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Vertcoin comes with Adaptive-N-factor, which means the scrypt algorithm PBKDF parameter N will be changed according to the announced time table. Litecoin has N=10, while Vertcoin starts with N=11. And they claim the adaptive-N will resist the ASIC miner.

To produce an ASIC produce, it will need a huge amount of initial cost because of the prototyping (FPGA), HDL design, emulation, synthesis and layout, wafer fabrication, packing, and testing.

However, scrypt ASIC is now a real product (no matter how much it costs now). So re-target it to another new parameter should be not too difficult. I mean the whole architecture does not change (PBKDF is the same; only some parameters change, such as memory size and N), so the new ASIC development won't need to be started from the scratch up, such that cost is relative smaller than the initial product started from ground zero. Moreover, at the time of N adjustment at Jan 2016, the transistor size will be smaller and memory speed will be much higher, new technology will also enable the realization of the new ASIC miners for the new N factors.

If CPU/GPU can do the scrypt adaptive-N-factor algorithm at that time, I can say ASIC can also do that if there is a market and lots of demands. My idea is that, if vertcoin is very profitable (like or surpass BTC), Those ASIC company would also love to produce their ASIC miners with new N-factor. They could produce scrypt N=12 miner ready for the N-factor changes at Jan 2016, and announce for the pre-sale 3 or 6 months ago.

To me, adaptive-N-factor is just like one of BTC difficulty things. No one is mining BTC with miners whose hashrate is MHs or 10GHs or below, although all BTC miners are using the same proof-of-work algorithm SHA.

  • There is something wrong with your explanation, the cost savings described in Tony's comment is purely related to the difference in price between the GPU and ASIC ($100/$400). It has nothing to do with the additional memory cost which is the same for both platforms. Using this explanation memory requirements could add an additional million dollars to the total cost and the difference would still be 25%. – user15213 Apr 12 '14 at 18:03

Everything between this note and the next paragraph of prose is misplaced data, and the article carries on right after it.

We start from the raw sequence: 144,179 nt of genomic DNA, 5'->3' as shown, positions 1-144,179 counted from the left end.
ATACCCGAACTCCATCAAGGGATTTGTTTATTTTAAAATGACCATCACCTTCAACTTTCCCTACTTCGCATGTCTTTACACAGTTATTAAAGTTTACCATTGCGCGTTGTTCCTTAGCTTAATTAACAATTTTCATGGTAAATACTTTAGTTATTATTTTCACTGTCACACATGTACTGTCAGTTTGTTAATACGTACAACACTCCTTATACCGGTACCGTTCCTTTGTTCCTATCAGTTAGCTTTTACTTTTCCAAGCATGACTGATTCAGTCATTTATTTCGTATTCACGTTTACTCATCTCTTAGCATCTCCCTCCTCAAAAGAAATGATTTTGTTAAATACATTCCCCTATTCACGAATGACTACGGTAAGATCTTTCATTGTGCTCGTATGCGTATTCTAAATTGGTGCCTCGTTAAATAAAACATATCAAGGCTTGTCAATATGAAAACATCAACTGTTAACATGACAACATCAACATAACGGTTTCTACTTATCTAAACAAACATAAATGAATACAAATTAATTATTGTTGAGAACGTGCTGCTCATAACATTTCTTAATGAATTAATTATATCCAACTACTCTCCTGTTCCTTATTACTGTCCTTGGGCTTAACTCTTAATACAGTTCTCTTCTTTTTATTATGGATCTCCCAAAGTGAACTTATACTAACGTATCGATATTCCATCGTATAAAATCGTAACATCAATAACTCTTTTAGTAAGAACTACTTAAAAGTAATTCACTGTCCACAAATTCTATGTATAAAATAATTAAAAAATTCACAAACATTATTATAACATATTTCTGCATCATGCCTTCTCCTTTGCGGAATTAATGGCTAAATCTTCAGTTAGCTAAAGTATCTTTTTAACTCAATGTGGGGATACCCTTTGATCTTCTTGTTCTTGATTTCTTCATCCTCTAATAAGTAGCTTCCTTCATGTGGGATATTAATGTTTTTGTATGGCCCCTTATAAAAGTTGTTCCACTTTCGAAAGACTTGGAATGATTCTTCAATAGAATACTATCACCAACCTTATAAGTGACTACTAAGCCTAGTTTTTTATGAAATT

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The primary limiting factor is memory. As N increases, memory starts to become the most expensive component, whether's it's in a GPU or an ASIC. For example, let's say the memory needed to achieve a certain level of parallelization costs $800. Now a GPU chip costs $400, while an ASIC chip costs $100. So the GPU costs $1,200 overall while the ASIC costs $900. This represents only 25% cost savings, making people hesitant to buy a device which is useful for only one task and thus may be worthless in a few years (if GPU mining becomes unprofitable, they could always offload the GPU at half price or more to gamers).

To me, adaptive-N-factor is just like one of BTC difficulty things. No one is mining BTC with miners whose hashrate is MHs or 10GHs or below, although all BTC miners are using the same proof-of-work algorithm SHA.

Not true. Difficulty is a very simple parameter that does not affect the computations done; it merely is a threshold for determining which hashes are in and which are out. The N-factor actually affects the running of the Scrypt-N algorithm.

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Flowertechnology is releasing 3 asic miners which can mine the new "scrypt-n" algorythm 1. july... It's been on pre-order for some time

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